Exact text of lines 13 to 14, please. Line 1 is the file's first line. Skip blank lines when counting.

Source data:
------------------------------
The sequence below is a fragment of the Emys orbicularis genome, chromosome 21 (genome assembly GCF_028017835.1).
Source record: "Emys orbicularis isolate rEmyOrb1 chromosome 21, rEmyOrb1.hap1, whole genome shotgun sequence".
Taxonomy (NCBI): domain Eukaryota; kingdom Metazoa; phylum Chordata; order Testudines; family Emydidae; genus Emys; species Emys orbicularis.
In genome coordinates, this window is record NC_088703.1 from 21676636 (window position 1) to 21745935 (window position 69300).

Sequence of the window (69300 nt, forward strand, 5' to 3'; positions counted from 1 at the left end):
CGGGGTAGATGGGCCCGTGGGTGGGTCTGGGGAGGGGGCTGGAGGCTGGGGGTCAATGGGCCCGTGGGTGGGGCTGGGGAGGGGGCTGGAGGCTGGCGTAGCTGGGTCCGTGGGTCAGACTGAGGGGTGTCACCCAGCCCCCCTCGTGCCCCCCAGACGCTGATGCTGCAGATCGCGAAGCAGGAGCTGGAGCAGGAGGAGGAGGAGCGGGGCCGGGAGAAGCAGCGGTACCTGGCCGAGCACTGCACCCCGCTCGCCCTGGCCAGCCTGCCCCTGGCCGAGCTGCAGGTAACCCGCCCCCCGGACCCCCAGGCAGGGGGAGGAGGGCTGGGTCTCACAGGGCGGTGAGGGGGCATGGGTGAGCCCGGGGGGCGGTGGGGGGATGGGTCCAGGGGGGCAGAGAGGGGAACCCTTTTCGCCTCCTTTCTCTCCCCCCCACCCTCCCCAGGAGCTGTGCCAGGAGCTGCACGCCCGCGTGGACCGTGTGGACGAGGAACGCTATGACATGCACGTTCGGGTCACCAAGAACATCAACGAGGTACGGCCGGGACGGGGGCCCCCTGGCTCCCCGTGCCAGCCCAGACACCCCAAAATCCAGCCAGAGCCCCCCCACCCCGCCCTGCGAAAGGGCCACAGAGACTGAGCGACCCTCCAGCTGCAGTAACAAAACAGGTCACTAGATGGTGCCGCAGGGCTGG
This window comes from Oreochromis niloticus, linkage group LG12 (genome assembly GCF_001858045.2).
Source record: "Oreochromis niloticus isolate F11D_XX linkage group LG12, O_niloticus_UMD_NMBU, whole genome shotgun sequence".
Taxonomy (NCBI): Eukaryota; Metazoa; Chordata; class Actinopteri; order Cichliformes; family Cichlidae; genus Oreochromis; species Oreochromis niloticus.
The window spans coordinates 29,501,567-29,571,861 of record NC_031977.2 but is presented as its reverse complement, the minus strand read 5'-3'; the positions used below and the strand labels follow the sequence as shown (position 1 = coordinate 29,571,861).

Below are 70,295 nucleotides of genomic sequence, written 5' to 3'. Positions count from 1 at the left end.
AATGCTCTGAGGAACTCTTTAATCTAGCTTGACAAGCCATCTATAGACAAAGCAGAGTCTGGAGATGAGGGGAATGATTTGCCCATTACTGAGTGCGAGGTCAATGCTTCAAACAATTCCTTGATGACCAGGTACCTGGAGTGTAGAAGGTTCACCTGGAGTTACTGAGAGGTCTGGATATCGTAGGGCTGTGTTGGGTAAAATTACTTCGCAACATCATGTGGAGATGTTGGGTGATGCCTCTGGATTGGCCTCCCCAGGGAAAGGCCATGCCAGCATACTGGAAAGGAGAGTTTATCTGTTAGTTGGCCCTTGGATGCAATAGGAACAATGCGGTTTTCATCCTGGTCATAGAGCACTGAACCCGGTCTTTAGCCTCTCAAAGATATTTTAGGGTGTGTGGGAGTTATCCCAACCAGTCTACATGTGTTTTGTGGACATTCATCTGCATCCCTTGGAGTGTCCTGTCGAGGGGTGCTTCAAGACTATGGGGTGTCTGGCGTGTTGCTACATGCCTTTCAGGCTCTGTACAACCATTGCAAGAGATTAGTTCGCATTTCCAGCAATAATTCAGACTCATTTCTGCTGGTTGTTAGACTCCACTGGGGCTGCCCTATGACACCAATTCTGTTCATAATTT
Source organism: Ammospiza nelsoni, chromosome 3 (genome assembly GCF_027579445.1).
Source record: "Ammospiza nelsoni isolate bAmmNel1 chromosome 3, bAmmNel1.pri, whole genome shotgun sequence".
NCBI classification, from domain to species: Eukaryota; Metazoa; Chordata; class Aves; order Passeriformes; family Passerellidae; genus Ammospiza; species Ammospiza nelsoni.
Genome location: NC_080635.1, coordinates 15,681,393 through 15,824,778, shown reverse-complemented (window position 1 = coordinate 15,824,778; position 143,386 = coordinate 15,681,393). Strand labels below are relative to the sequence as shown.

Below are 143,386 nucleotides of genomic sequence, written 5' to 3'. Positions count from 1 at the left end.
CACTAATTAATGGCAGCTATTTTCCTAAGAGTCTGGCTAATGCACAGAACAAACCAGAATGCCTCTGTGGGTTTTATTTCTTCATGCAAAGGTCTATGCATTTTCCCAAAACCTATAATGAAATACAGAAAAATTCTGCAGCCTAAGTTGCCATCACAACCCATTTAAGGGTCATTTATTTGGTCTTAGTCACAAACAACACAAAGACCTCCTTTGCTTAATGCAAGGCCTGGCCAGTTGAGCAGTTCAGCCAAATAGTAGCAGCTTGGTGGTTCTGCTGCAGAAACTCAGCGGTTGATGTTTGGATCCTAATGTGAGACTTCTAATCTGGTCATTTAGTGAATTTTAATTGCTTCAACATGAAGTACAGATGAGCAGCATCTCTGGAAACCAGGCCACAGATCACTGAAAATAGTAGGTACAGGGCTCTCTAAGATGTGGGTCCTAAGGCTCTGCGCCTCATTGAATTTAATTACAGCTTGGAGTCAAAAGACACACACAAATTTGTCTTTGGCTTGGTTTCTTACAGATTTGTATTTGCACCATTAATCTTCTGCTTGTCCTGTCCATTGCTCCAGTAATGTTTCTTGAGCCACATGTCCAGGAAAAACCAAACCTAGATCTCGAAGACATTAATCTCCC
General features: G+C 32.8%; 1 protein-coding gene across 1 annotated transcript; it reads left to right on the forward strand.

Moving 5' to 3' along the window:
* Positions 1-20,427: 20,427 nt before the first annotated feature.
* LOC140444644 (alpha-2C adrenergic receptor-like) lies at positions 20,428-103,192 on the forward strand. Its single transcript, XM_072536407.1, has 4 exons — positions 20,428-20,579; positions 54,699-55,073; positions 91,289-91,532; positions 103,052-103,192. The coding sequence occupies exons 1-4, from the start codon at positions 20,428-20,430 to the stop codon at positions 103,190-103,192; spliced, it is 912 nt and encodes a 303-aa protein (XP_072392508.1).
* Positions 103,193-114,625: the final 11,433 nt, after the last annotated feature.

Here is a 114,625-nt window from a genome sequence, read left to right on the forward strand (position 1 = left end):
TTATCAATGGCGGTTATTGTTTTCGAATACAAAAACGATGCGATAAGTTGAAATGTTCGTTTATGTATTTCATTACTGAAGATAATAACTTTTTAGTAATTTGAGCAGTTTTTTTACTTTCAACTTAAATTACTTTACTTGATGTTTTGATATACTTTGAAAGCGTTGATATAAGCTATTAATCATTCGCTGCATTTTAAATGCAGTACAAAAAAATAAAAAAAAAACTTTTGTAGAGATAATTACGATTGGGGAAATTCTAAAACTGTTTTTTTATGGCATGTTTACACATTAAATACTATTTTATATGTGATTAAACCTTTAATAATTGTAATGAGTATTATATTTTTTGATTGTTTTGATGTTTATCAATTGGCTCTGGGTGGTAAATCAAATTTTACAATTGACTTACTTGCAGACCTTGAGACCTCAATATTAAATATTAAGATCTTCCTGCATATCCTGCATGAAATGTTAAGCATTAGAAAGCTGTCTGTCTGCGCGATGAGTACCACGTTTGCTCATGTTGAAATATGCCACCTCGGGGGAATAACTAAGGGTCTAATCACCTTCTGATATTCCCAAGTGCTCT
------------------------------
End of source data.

Source organism: Ammospiza nelsoni, chromosome 3 (genome assembly GCF_027579445.1).
Source record: "Ammospiza nelsoni isolate bAmmNel1 chromosome 3, bAmmNel1.pri, whole genome shotgun sequence".